Disc jockeys team up to raise autism awareness
Pat Still and Tom Mailey have done as much as anyone to elevate public awareness of the M.I.N.D. Institute during the past several years. And they’re not even on the payroll.
The DJs, known to their radio listeners for the past 15 years simply as “Pat and Tom,” host the 5 a.m. to 10 a.m. slot weekdays on Sacramento country music station KNCI, 105.1 FM. Between hits by Brad Paisley, Martina McBride and Keith Urban, they engage their audience with updates about popular performers, comments about current events and zany antics.
Yes, they conducted an on-air interview with a guy named Uncle Booger, who invented an emergency porta-potty that attaches to a trailer hitch. And they demonstrated the parental difficulties of assembling tiny toys given away with fast-food kids’ meals. Mailey credibly impersonates Carol Channing’s voice, and Still can imitate Shaggy, the cartoon dog.
But Pat and Tom also are staunch advocates of worthy causes. They publicize and participate in fundraising events that have increased public awareness and support of the M.I.N.D. Institute. Both speak passionately about it because they have more than a passing interest.
Mailey’s 10-year-old son, Joey, has attention-deficit/hyperactivity disorder (ADHD) and a mild hint of Tourette syndrome. Still’s 8-year-old son Dimitri has autism.
Both boys have been treated at the M.I.N.D. Institute. Still in particular has been involved with the M.I.N.D. Institute since its formative days, encouraged by newscaster Sarah Gardner. Still’s wife D’Anne worked with Gardner as a producer and camera operator for television stations KCRA channel 3 and KQCA channel 58. Gardner and her husband Chuck, whose son Chas has autism, were among the founding parents who helped create the M.I.N.D. Institute.
Back in 2000, Pat and D’Anne participated in a walk, along with Dimitri in a stroller, to raise funds for the M.I.N.D. Institute. The following year, Still took part in the ground-breaking ceremony for the facility. When construction of the M.I.N.D. Institute was completed in April 2003, Still, Sarah Gardner and actor David Gallagher – whose brother has autism – together hosted the public ribbon-cutting ceremony.
— Pat Still, radio host, KNCI, 105.1 FM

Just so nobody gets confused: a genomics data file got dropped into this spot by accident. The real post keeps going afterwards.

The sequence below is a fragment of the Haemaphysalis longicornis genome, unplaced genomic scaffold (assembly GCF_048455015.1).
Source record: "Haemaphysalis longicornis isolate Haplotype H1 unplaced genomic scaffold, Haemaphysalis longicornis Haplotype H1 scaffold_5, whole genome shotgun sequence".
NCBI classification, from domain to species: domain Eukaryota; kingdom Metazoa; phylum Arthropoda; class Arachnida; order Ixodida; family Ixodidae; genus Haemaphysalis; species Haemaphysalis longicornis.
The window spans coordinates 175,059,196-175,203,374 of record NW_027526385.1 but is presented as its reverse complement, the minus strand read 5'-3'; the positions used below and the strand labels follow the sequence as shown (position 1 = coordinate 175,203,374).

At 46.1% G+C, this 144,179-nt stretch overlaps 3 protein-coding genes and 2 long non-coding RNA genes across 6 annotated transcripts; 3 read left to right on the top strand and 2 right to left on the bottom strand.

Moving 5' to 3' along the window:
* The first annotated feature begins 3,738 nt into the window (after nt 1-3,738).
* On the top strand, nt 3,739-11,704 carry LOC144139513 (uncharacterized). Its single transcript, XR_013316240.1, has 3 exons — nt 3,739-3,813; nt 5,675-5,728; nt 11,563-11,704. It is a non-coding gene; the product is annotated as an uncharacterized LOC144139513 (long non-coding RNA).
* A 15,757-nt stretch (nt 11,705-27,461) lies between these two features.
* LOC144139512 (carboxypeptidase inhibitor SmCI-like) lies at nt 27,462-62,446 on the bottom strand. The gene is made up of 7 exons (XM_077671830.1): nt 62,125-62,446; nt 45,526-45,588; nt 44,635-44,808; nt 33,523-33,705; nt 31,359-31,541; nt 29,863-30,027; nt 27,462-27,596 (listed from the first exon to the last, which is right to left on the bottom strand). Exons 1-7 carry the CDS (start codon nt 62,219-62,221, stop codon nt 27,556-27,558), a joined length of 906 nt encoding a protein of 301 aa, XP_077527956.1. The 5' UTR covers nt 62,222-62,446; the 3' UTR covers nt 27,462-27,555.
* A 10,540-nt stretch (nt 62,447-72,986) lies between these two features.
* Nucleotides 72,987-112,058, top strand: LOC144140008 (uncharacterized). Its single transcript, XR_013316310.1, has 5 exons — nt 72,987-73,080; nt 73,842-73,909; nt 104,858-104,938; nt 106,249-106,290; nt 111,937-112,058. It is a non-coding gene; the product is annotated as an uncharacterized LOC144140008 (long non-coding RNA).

The Stills were intrigued by the M.I.N.D. Institute because they had become suspicious about Dimitri’s withdrawn behavior. Their other son, Lucas, was 3 years old when Dimitri was born.
“By the time Dimitri reached the age of 3 months, he still wouldn’t look directly at us, and never made eye contact with us,” Still said. “He didn’t react when we called his name, so we suspected deafness, but tests when he was 11 months old confirmed that he could hear just fine.” Only through evaluation at the M.I.N.D. Institute was the diagnosis of autism confirmed when Dimitri was 19 months old.
"Dimitri is a smart little guy, but he doesn’t communicate the way that you and I do. We credit the team of tutors at his school and the therapists at the M.I.N.D. Institute for the progress that he has made."
Most recently, Pat and Tom co-hosted their third annual Clint Howard Celebrity Wiffle Ball Challenge, proceeds of which benefited the M.I.N.D. Institute.
“The Wiffle tournament doesn’t raise a lot of money, but it has raised public awareness and given us an opportunity to talk about the M.I.N.D. Institute,” Mailey said. “We have plenty of breaks [between songs] when we can goof around and scratch the itch to be 12 years old again, but we also have lots of other breaks in which we can do something for the community,” Mailey said.
The Tourette syndrome manifestations that Mailey’s son Joey exhibits are subtle facial muscle movements. Although they’re irritating to Joey, Mailey said the movements are barely perceptible to others. He and his wife, Vicki, also have two other children: another son, Sam, and a daughter, Emma. Mailey describes his family’s involvement in M.I.N.D. Institute activities as much more ancillary than that of Pat and D’Anne Still.
Even as Dimitri has begun learning to cope with the world around him, his parents have undergone changes as well.
“Early on, our greatest hope was that Dimitri eventually could live a normal life. That hope is still there, but we now know we have to adjust our sights and re-evaluate continuously. If he could just somehow survive even through assisted living to enable him to do something productive, I would turn somersaults for that,” Pat Still confided. “One of our greatest fears is that responsibility for Dimitri will come down around the neck of his brother when we’re gone. When I see a homeless person, I think, dear God, I hope that is not what lies in store for my son.”
The Stills take solace in a slogan that Sacramento advertising executive Dave Mering created for a series of M.I.N.D. Institute public service announcements: “It takes a heart to cure a mind.” Speaking for his friend, Mailey adds, “Pat believes if a cure for autism is ever found, that discovery will be made at the M.I.N.D. Institute.”